For British tennis fans, watching their dreams torn asunder at Wimbledon is almost as traditional a summer pastime as eating strawberries and cream outside the famous grounds.
It's also because Mr. Murray, a Scot who was once the target of hate mail for reportedly wishing ill of England's soccer team, is a world away from the traditional images often associated with British tennis.
His past verbal gaffes are just one of the ways the fiery Scot differs from Tim Henman, his more reserved and very English predecessor who reached the semifinals at Wimbledon in 1998, 1999, 2001, and 2002. Murray clearly hates coming in second, something a nation used to lovable losers is warming to.
The No. 3-ranked tennis player in the world says he has prepared for the biggest match of his life by watching boxing and martial-arts clips on YouTube.
"You're not really going to do a lot of work the day before you play a semifinal of a grand slam, so I just warm up playing football and then hit a few balls, have some fun, and not try to think about the match the following day just yet," he said during a press conference Thursday.
The young Scot is remembered by locals in his hometown of Dunblane as a child steeped in all things tennis from a young age, but with a temper and a hatred of losing. As a child, he experienced the massacre of schoolchildren in Dunblane, when a gunman killed 17 people. Murray, who was four at the time, took cover in a classroom. His teenage years were marked by a dedication to perfecting himself as a player known for his aggressive streak.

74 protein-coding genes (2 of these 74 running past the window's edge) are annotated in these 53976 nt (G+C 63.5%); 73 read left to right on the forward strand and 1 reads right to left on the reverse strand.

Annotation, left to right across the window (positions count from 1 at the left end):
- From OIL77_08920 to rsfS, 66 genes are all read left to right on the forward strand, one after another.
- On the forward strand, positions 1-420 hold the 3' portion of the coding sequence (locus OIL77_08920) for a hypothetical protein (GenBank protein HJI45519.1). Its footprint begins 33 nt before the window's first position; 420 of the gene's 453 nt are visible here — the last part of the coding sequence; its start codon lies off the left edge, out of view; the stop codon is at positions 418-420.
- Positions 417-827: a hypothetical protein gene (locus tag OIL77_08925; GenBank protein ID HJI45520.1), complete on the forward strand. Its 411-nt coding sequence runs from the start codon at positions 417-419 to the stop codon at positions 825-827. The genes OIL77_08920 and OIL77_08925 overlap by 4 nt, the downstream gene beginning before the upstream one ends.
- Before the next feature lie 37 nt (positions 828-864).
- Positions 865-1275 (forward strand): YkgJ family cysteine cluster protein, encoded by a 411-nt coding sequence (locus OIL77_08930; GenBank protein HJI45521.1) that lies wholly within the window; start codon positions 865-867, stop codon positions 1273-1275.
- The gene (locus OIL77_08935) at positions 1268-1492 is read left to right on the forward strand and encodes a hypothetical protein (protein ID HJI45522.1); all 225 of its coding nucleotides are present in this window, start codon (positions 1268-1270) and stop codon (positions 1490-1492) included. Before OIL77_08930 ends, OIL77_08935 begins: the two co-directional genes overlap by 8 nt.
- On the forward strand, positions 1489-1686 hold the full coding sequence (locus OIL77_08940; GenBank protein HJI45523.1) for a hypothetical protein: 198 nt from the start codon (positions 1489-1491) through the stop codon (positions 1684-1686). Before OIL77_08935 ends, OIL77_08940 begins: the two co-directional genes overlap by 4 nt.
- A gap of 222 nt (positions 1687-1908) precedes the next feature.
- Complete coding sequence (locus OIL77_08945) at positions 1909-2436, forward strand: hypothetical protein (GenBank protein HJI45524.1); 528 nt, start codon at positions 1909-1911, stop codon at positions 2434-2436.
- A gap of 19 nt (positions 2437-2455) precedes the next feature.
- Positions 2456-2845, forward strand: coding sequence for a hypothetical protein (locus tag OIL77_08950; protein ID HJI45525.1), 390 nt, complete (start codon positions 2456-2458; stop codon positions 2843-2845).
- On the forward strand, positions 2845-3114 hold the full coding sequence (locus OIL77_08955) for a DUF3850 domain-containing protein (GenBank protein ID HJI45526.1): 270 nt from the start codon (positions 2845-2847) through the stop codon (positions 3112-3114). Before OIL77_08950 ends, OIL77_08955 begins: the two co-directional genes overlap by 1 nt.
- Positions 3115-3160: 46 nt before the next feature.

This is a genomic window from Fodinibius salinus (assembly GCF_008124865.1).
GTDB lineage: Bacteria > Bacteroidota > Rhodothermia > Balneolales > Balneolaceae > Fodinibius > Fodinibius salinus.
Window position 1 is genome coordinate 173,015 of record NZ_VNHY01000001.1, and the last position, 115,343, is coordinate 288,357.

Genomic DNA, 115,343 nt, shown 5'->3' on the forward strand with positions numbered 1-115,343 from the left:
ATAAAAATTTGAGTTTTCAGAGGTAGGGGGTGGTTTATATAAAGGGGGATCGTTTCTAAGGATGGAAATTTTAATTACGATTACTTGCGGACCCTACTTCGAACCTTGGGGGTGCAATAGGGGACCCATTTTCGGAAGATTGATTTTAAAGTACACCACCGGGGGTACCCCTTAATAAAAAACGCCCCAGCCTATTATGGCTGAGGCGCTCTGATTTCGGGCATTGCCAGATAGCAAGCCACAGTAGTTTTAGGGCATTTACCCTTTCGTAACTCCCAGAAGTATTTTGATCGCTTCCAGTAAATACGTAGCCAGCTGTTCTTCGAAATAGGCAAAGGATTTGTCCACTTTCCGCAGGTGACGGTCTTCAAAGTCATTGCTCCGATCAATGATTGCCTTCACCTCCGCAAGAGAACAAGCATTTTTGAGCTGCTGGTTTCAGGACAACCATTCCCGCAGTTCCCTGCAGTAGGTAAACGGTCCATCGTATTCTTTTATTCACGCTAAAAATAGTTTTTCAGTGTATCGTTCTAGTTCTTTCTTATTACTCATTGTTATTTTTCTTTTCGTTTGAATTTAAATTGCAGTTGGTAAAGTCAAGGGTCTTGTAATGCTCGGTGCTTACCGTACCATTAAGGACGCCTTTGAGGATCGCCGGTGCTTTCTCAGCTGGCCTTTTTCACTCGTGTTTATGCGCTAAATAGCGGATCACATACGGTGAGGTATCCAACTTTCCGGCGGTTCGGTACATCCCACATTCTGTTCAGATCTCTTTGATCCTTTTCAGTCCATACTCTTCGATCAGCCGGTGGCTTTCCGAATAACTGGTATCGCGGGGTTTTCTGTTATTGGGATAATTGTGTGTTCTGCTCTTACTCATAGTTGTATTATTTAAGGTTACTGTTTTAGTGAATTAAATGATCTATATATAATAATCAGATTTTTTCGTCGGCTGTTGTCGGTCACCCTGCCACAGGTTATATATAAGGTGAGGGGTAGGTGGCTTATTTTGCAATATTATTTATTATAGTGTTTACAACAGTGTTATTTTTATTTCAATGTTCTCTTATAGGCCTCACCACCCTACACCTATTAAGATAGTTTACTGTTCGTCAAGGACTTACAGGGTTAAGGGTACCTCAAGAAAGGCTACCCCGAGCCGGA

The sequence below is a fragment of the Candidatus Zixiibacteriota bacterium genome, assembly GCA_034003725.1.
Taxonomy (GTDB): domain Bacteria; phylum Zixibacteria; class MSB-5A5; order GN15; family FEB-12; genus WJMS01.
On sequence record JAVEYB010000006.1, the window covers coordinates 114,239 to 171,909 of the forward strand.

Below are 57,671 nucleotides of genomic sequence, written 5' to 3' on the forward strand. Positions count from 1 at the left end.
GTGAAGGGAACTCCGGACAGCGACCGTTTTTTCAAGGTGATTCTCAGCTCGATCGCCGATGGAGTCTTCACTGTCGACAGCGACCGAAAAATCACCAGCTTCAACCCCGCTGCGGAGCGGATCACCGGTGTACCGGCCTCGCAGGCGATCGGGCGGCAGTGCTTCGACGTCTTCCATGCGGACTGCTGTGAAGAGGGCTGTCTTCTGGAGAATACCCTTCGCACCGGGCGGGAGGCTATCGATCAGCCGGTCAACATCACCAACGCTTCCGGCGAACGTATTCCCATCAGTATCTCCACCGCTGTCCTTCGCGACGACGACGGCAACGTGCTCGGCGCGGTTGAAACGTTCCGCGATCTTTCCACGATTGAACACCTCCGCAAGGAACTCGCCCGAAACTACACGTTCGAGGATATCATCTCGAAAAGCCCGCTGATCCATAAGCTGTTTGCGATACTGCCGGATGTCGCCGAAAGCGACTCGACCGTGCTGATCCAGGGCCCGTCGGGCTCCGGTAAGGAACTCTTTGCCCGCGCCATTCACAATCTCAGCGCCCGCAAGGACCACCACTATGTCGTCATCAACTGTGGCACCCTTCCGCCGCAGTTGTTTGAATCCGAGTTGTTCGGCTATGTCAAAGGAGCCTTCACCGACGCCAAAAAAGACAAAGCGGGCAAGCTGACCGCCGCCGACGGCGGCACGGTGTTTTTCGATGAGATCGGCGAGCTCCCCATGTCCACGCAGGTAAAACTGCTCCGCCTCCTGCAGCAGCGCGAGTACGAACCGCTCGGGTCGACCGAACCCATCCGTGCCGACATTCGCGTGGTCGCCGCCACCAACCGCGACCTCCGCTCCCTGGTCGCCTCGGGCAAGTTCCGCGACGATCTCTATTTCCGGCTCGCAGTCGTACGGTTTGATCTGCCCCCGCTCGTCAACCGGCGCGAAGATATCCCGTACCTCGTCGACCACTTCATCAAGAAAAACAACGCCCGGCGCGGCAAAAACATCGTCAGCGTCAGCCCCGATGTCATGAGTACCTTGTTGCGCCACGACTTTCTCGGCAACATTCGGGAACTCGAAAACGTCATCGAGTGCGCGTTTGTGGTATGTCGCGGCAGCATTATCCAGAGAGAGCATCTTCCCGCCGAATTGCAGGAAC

While Murray hurtles toward what many expect to be an inevitable triumph at Wimbledon – if not this year, then next – off-court, his name is also associated with another juggernaut.
Simon Chadwick, professor of sports business strategy and marketing at Coventy University, says Murray can expect to generate around £4 million ($6.5 million) a year if he wins Wimbledon. But his linkup with Mr. Fuller, says Professor Chadwick, is all about cracking the lucrative American market and aspiring to develop the young Scot into a brand on a par with Tiger Woods.
"Murray appears to be ill at ease, compared to others such as Roger Federer, when it comes to the posturing that comes with being a brand representative," says Chadwick. "At the same time, he knows that he is going to get older, his legs will get slower at some time. What we are going to see over time is Murray morphing from being a sort of Generation X tennis punk, into a global brand."
For now, however, Murray's fans are hoping that he can concentrate on one thing: racking up match-winning shots.